Welcome back to our blog! In this video, we are excited to cover new updates from the U.S. Citizenship and Immigration Services (USCIS) with respect to missing and/or delayed Requests for Evidence also known as “RFEs.”
Did You Know? Where an application or petition is deficient, the United States Citizenship and Immigration Services (USCIS) may issue a Request for Evidence asking for additional information or documentation to be provided before the adjudicating officer can make a final decision for your case. Requests for Evidence are sent to the applicant’s mailing address and specifically identify the information or documentation needed, as well as the deadline for responding to the Request for Evidence.
Want to know more? Just keep on watching.
More and more individuals have been reporting their case status change to “Request for Evidence” issued but have not received the request in the mail. In this post, we talk about what you should do in this situation and the latest recommendations from USCIS.
Since the COVID-19 pandemic began, we have seen many operational delays at the USCIS level. From interview scheduling delays to the slow issuance of receipt notices, the agency has been struggling to keep up with its workload. In the last year alone, the biggest obstacle has been the slow issuance of Requests for Evidence especially for cases pending at the Texas Service Center (TSC) and the Vermont Service Center (VSC). The agency has said that eventually all Requests for Evidence will be sent by mail. The issue has been that the agency has been experiencing severe mailroom backlogs leading to such delays.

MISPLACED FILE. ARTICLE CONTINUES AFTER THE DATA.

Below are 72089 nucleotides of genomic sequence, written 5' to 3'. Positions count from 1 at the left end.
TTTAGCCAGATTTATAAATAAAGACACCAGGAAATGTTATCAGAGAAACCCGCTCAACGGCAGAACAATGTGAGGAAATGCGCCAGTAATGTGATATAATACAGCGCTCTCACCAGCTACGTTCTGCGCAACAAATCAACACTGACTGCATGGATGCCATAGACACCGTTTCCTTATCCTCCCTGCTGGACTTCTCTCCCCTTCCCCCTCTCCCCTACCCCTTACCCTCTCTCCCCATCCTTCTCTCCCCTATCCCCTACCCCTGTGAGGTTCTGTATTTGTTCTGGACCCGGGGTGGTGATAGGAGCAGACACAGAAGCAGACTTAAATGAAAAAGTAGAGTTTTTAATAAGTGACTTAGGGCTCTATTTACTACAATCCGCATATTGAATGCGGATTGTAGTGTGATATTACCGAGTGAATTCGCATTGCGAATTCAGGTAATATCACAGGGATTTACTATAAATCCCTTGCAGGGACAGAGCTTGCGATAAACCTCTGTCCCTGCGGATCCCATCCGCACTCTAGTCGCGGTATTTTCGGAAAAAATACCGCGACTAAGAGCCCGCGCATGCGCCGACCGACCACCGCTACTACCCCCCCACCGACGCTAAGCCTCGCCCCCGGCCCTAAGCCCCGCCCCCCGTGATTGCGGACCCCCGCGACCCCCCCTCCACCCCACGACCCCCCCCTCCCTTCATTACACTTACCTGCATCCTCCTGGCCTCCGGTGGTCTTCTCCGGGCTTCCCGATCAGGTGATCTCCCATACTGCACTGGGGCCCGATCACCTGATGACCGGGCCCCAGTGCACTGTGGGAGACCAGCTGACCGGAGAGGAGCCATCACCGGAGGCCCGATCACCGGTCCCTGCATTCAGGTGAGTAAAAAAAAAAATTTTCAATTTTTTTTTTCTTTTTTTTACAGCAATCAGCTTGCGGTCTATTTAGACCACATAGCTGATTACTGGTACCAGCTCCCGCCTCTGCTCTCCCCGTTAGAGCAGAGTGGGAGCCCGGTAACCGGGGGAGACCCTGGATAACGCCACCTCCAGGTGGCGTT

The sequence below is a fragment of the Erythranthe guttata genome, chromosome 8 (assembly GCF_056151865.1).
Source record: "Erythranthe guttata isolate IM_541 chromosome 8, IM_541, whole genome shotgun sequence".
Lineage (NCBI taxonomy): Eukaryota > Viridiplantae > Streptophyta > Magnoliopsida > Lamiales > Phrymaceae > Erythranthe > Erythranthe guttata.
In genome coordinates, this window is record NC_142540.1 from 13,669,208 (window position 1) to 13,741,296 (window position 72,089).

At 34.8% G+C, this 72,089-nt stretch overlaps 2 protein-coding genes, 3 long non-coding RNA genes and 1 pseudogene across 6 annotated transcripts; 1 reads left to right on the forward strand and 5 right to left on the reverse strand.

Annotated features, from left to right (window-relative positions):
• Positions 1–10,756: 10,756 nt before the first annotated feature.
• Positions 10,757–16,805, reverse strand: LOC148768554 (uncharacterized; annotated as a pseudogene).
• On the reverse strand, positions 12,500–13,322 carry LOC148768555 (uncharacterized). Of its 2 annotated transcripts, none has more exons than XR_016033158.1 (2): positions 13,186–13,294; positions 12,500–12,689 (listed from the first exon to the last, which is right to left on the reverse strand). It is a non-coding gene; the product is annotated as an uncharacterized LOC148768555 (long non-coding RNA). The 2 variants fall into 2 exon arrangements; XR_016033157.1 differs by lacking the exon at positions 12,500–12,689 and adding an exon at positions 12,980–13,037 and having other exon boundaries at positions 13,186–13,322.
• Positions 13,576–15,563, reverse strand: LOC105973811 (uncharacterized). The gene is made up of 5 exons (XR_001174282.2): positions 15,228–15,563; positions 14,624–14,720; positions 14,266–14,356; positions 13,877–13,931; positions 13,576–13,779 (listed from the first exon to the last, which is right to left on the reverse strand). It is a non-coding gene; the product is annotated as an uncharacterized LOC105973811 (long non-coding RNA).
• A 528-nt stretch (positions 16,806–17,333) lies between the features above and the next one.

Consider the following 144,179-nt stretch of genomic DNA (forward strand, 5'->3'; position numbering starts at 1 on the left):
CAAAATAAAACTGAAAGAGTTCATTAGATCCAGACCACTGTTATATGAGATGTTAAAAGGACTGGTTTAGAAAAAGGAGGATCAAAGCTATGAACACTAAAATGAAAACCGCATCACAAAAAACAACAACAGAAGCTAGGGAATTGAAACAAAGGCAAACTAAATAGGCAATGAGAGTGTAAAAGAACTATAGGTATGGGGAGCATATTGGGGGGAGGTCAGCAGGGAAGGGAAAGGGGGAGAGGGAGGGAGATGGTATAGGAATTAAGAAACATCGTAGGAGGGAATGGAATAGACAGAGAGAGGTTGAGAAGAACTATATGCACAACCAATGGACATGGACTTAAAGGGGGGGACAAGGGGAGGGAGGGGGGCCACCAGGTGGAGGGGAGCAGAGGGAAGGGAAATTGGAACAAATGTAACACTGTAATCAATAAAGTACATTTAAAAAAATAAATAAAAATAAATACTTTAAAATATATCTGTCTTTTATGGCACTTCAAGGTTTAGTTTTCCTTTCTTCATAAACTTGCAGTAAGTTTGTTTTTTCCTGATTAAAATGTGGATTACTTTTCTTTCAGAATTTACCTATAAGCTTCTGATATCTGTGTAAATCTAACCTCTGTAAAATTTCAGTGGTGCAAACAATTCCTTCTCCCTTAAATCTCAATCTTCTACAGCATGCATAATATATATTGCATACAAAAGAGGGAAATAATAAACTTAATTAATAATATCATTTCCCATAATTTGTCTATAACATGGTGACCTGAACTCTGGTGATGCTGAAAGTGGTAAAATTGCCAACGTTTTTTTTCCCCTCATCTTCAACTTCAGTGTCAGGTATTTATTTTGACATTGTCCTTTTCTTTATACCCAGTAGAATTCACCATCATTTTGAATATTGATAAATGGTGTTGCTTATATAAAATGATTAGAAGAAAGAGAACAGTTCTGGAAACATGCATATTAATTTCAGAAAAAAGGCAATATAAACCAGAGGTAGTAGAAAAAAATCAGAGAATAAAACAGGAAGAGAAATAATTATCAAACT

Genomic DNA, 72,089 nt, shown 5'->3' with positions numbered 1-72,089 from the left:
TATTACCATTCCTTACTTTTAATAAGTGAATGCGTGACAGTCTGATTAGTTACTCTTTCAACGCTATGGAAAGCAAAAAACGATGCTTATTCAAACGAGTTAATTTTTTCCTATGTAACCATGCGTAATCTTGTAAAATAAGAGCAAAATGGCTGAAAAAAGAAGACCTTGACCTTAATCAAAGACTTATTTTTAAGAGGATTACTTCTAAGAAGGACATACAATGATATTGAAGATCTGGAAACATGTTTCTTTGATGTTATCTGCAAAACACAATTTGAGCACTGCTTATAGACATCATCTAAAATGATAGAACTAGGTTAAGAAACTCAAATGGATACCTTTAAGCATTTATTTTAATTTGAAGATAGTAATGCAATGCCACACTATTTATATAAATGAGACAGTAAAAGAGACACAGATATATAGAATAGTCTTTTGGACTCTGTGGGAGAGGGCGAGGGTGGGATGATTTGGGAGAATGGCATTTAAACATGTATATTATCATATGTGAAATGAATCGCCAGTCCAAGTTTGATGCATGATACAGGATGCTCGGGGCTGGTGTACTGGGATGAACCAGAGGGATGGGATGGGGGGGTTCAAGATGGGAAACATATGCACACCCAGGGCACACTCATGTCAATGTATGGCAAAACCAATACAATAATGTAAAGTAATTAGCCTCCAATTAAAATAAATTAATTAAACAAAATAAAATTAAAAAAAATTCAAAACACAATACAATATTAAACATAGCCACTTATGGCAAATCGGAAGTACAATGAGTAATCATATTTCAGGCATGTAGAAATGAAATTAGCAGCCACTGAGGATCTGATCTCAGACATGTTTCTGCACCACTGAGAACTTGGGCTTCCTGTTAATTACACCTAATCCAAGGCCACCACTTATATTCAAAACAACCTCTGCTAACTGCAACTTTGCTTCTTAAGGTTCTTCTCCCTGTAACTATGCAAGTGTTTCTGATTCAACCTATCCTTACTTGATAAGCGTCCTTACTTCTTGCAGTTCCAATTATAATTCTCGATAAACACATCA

So, what should you do if you have not yet received your Request for Evidence in the mail?
USCIS has acknowledged these delays and has advised applicants to contact USCIS to speak to a customer service representative about the issue by calling 800-375-5283 (TTY 800-767-1833) Monday to Friday 8 am to 8 pm Eastern Standard Time. Applicants should continue to inquire until they have received their Request for Evidence by mail.
Once your Request for Evidence has arrived, if the stated deadline is not sufficient time to respond to the Request, you may still respond to the RFE, and include evidence proving that you received the Request for Evidence very late. This is very easy to prove because your envelope will include a stamp showing the date the Request for Evidence was mailed to you.
Applicants should also note that USCIS has extended its flexibility policy and will accept a response to a Request for Evidence received within 60 calendar days after the due date, so long as the RFE was issued between March 1, 2020, and October 23, 2022. This policy will also apply to late and missing RFEs that are re-issued by USCIS.
For re-issued RFE’s, USCIS will grant an additional 60-day time period to respond from the date stated on the original RFE. We suspect that USCIS will continue to extend its flexibility policy through the end of the year.
The Bottom Line
In summary, if you have a pending case with USCIS and your online case status shows that you will receive a Request for Evidence, but you have not yet received it, you must contact USCIS to notify them of the delay. Eventually, your RFE will be located and re-issued to you. It may arrive one or two months later, but you should still have enough time to respond to your RFE because of the extended 60-day flexibility policy. If the additional 60-day time period has passed, you can still respond to the RFE and include evidence of USCIS’ delay in your response, explaining that your late response was through no fault of your own.
For its part, the Texas Service Center is working on resolving its mailroom delays. According to the service center, as of July 12, 2022, they have caught up with issuance of receipts and notices. As always, do not panic. Remember to be proactive and follow up with USCIS if you are experiencing delays. We hope that you found this information helpful.
Questions? If you would like to schedule a consultation, please text 619-483-4549 or call 619-819-9204.
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